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Proper 6A-20
Immanuel Lutheran, Chicago

“When he saw the crowds, he had compassion for them, because they were harassed and helpless, like sheep without a shepherd.” (Matthew 9:36) The Greek word for “compassion,” splagchnizomai, has the connotation of having one’s entrails being stirred up. In other words, Jesus had a visceral response upon seeing the crowds and immediately, sent disciples in mission. Visceral compassion generates urgent action.
Splagchnizomai, or visceral compassion, is what has provoked so many in witnessing the murder of George Floyd. It is not yet three weeks and already there have been demonstrations in at least 1,600 places so far, large and small, across all 50 states—and more around the world. Why now, we ask? Why this time and not all the times before? What finally sparked this splagchnizomai? Why did the churn in our belly—our sadness, our empathy, our quiet tears finally set us in motion, move us into the streets, and compel us to demand change? I don’t know. But at least now we know what to call it—splagchnizomai—a Christ-like visceral compassion combined with an urgency to act.

We’ve all heard stories of people in the grips of this visceral compassion who perform heroic deeds and exhibit strength they could not believe they possessed. One of those people has a birthday coming up this week. Next Saturday, June 13th, Patrisse Cullors will be 37.
Ms. Cullors is a multi-media performance artist with undergraduate degrees in philosophy and religion from the University of California, Los Angeles. She is an activist. She is a freedom fighter. She is Black and Queer. Patrisse Cullors is one of three woman who started Black Lives Matter, back in 2013, out of their frustration following George Zimmerman’s acquittal in the shooting of Trayvon Martin. Today Black Lives Matter is an international human rights movement which campaigns against violence and systemic racism towards black people.

From the very beginning Black Lives Matter recognized the need to include the leadership of women and queer and trans people. “To maximize our movement muscle, and to be intentional about not replicating harmful practices that excluded so many in past movements for liberation,” they said, “we made a commitment to placing those at the margins closer to the center” (Black Lives Matter.com, “Herstory”). Yes! We might call this splagchnizomai—a Christ-like visceral compassion and urgency to act for those most in need.

Ms. Cullors was raised with three other siblings by her great-grandmother, Jenny, while her mother worked three jobs to get food on the table. Grandma Jenny was Choctaw, Blackfoot, and African American. She grew up in Oklahoma. Great-Grandma Jenny’s father was a medicine man. Cullors remembers she told lots of stories about the KKK, lots of stories of her father defending their family against the KKK, and about her eventual move to Los Angeles. Ms. Cullors reflects, “I believe if I didn’t have my great grandmother, who deeply believed in me and my siblings, I would not actually be who I am today.” (“The Spiritual Work of Black Lives Matter,” On Being with Krista Tippet, Public Radio, 2/18/16)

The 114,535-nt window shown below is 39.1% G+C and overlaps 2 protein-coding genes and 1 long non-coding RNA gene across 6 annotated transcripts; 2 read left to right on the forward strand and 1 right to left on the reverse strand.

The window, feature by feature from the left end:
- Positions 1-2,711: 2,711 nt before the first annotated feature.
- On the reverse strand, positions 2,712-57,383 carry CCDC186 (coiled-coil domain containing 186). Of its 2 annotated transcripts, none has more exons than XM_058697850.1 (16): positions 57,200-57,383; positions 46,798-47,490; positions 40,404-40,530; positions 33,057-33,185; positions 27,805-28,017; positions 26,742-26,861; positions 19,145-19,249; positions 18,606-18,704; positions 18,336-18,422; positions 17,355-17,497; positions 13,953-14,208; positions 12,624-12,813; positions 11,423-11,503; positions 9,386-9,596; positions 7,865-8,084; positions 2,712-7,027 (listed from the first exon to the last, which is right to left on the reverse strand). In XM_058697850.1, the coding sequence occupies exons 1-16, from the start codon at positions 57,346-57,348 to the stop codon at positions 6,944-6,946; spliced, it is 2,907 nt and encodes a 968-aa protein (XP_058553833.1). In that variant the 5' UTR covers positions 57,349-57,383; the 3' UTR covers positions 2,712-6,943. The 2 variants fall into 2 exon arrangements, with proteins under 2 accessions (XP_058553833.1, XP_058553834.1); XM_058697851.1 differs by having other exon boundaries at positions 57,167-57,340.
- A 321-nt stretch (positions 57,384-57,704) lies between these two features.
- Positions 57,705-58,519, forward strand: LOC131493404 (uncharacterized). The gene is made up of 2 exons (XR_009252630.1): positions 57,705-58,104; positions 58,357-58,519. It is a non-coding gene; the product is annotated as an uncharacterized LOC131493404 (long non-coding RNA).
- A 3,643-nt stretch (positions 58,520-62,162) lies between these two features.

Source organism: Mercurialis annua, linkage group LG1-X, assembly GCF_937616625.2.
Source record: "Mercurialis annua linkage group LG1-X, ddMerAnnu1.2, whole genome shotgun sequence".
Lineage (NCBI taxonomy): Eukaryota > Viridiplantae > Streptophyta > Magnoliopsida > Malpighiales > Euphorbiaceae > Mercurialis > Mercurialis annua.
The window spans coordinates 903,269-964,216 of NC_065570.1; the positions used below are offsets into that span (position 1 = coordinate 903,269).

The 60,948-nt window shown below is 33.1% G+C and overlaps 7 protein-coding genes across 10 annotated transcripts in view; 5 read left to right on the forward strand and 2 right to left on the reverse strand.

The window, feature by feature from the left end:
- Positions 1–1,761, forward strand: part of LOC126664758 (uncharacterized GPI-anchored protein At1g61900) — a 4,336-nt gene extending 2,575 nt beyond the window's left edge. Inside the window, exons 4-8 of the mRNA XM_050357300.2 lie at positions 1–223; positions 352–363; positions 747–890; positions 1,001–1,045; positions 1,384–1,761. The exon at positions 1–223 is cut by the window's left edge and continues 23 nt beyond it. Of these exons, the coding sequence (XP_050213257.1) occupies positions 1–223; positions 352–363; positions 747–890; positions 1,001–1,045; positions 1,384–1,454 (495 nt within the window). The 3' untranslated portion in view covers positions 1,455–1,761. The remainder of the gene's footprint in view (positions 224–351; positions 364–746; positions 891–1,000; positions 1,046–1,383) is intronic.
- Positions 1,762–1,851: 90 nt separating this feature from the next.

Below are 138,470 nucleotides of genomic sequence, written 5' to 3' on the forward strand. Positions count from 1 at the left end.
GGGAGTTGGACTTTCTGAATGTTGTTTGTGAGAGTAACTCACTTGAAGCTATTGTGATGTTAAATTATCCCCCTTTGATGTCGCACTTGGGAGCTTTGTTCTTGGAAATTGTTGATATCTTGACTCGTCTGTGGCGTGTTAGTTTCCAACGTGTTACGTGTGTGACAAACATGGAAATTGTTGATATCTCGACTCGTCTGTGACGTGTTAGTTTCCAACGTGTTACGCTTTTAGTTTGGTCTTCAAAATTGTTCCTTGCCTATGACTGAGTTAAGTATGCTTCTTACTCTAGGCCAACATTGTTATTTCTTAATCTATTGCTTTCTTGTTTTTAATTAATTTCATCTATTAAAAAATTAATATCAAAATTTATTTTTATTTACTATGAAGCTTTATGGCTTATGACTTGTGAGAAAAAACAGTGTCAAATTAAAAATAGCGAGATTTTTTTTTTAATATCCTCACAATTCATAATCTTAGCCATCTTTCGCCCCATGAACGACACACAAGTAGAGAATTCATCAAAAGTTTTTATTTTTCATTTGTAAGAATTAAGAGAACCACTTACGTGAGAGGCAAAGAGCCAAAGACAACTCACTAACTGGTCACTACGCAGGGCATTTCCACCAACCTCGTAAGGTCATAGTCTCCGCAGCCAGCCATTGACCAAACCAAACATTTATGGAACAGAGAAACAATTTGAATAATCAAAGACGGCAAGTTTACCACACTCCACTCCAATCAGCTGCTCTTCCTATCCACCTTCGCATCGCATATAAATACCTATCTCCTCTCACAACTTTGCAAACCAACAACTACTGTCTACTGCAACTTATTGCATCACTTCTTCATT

Cullors asks, “What is the impact of not being valued? “How do you measure the loss of what a human being does not receive?” Through Black Lives Matter, Cullors says, “You see the light that comes inside of people to other communities that are like, ‘I’m going to stand on the side of black lives.’ You see people literally transforming. And that’s a different type of work. And for me, that is a spiritual work. It’s a healing work. And human to human, if you take a moment to be with somebody, to understand the pains they’re going through, you get to transform yourself.” (On Being)

Jesus’ mission and that of his followers is to bring healing, peace, wholeness—all the elements of true Shalom. Fueled with visceral compassion Jesus sent the disciples to those who were lost and hurting. He sent them to be shepherds to people who were like sheep without a shepherd. He sent them knowing full well that they, themselves, were but simple sheep. He sent them, not as conquering heroes, but “like sheep into the midst of wolves.” He instructed them to “be wise as serpents and innocent as doves” (Matthew 10:16). Their objective was not to dominate but to serve. For the sake of compassion, they wielded nothing but compassion.

This is what discipleship looks like. It means dealing with wolves by addressing them in their sheepilness. It means transforming wolves through forgiveness. Discipleship looks like knowing that you are dealing with dangerous people, who are more than likely to be deeply provoked by your innocence and because of that to seek to lynch you.
Today, we are witnessing the results of centuries of unresolved racial violence in our collective body. We cannot address the pain of this without unleashing the wolves within and among us. Discipleship “means deciding, as grateful followers of a brown man who died at the hands of brutal law enforcement two thousand years ago, that we will not tolerate the demon of racism in our midst for one more generation.” (Debie Thomas, I Am Sending You, Journey with Jesus, 6/7/20)

Jesus, our Great Shepherd, creates in us a shepherd’s heart. He calls us to what we were created for. “Jesus knows the cure for our brokenness, our malaise, our boredom, our angst. He knows that when we go out into the world in his name, healing what is diseased, resurrecting what is dead, and casting out what is evil, we participate in the transformation of our own souls. What we’re hearing in these days is the very heart of God within us, deep calling to deep, the Spirit of crying out on behalf of a world desperate for justice and mercy.” (Thomas) It’s a call to action that we call splagchnizomai.